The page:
Master of Public Health (MPH)
First Committee Member
Linda D. Stetzenbach
Number of Pages
The air quality of both indoor and outdoor environments is a primary human health content, particularly for individuals that have asthma, respiratory ailments and immune disorders. Airborne microorganisms have been shown to cause a variety of diseases, allergic reactions, and irritations. Universal quantitative polymerase chain reaction (QPCR) was compared to the traditional methods of culture analysis and microscopy to determine if it was an effective method to quantitate total bacterial counts in environmental air samples. A composite standard curve was developed using four bacterial species and applied to laboratory cultures and environmental air samples. Two hypotheses were tested, (i) to determine if universal QPCR was a more sensitive method to analyze environmental air samples and (ii) if universal QPCR can provide a more accurate measurement of airborne bacteria than culture analysis or microscopy. A total of 22 air samples were collected with an SKC BioSamplerRTM and were analyzed by culture, microscopy and universal QPCR. Results showed microscopy being able to determine higher bacterial concentrations as compared to universal QPCR. However, microscopy may over-estimate those concentrations. It was concluded that universal QPCR was a more sensitive method than culture or microscopy when comparing the lower detection limit (LDL) of each method. Universal QPCR was determined to be a relatively accurate method to assess airborne microbial populations compared to microscopy. Culture analysis cannot determine total bacterial concentrations therefore it was not included when assessing accuracy of universal QPCR. It was also noticed that universal QPCR is not truly universal. Specificity testing revealed that some species did net amplify with universal QPCR. Further research needs be conducted to strengthen the method of universal QPCR.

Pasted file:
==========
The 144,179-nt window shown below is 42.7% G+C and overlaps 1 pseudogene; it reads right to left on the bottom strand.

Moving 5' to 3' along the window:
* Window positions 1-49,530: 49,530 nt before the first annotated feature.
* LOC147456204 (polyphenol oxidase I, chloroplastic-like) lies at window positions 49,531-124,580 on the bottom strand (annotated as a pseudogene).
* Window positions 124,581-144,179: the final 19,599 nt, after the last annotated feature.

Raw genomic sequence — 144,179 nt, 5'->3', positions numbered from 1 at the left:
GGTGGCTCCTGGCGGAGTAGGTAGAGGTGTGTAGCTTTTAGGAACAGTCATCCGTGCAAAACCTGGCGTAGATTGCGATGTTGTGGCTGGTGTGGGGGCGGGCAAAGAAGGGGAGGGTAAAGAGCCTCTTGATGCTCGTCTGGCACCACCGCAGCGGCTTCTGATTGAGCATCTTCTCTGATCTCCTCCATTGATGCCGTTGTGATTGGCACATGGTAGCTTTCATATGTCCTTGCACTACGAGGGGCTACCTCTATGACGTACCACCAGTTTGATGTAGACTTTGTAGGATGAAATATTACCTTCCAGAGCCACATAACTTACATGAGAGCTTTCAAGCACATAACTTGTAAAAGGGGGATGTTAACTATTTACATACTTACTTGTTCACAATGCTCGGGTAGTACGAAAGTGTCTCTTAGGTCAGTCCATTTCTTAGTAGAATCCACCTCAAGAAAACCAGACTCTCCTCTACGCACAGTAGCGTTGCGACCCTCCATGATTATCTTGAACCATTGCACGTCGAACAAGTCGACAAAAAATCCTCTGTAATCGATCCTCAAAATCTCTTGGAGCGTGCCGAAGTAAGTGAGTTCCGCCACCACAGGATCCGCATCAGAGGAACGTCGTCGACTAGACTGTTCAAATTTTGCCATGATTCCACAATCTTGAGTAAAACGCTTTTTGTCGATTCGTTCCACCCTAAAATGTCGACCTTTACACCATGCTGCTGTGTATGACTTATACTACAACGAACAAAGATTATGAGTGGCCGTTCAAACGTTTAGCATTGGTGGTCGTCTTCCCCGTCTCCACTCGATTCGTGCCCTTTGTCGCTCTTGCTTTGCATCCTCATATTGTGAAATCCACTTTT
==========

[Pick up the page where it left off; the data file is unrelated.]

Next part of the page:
Air; Bacteria; Chain; Concentration; Environmental; Evaluation; Measuring; Polymerase; Quantitative; Reaction; Samples; Total
Public health; Environmental sciences
University of Nevada, Las Vegas
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Stevens, Vanessa Louise, "Evaluation of quantitative polymerase chain reaction for measuring the concentration of total bacteria in environmental air samples" (2007). UNLV Retrospective Theses & Dissertations. 2252.